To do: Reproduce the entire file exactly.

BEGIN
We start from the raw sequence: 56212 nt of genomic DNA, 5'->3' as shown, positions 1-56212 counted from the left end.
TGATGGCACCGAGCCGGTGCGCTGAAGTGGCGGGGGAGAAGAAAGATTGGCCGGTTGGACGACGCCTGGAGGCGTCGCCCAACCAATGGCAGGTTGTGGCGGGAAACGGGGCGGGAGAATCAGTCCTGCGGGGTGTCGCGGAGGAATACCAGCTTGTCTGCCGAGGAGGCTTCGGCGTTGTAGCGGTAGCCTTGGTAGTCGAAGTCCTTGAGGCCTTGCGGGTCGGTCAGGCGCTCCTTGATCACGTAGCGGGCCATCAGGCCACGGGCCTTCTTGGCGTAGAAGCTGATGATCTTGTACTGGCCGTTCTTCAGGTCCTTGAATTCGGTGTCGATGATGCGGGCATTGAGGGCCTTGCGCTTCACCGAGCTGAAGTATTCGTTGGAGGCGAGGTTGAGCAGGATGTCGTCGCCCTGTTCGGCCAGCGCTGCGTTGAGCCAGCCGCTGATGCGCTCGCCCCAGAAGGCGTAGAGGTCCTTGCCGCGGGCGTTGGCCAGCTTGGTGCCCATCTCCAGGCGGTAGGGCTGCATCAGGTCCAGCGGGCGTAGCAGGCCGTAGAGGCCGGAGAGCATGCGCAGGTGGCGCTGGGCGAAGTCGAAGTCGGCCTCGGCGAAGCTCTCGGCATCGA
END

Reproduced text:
We start from the raw sequence: 56212 nt of genomic DNA, 5'->3' as shown, positions 1-56212 counted from the left end.
TGATGGCACCGAGCCGGTGCGCTGAAGTGGCGGGGGAGAAGAAAGATTGGCCGGTTGGACGACGCCTGGAGGCGTCGCCCAACCAATGGCAGGTTGTGGCGGGAAACGGGGCGGGAGAATCAGTCCTGCGGGGTGTCGCGGAGGAATACCAGCTTGTCTGCCGAGGAGGCTTCGGCGTTGTAGCGGTAGCCTTGGTAGTCGAAGTCCTTGAGGCCTTGCGGGTCGGTCAGGCGCTCCTTGATCACGTAGCGGGCCATCAGGCCACGGGCCTTCTTGGCGTAGAAGCTGATGATCTTGTACTGGCCGTTCTTCAGGTCCTTGAATTCGGTGTCGATGATGCGGGCATTGAGGGCCTTGCGCTTCACCGAGCTGAAGTATTCGTTGGAGGCGAGGTTGAGCAGGATGTCGTCGCCCTGTTCGGCCAGCGCTGCGTTGAGCCAGCCGCTGATGCGCTCGCCCCAGAAGGCGTAGAGGTCCTTGCCGCGGGCGTTGGCCAGCTTGGTGCCCATCTCCAGGCGGTAGGGCTGCATCAGGTCCAGCGGGCGTAGCAGGCCGTAGAGGCCGGAGAGCATGCGCAGGTGGCGCTGGGCGAAGTCGAAGTCGGCCTCGGCGAAGCTCTCGGCATCGA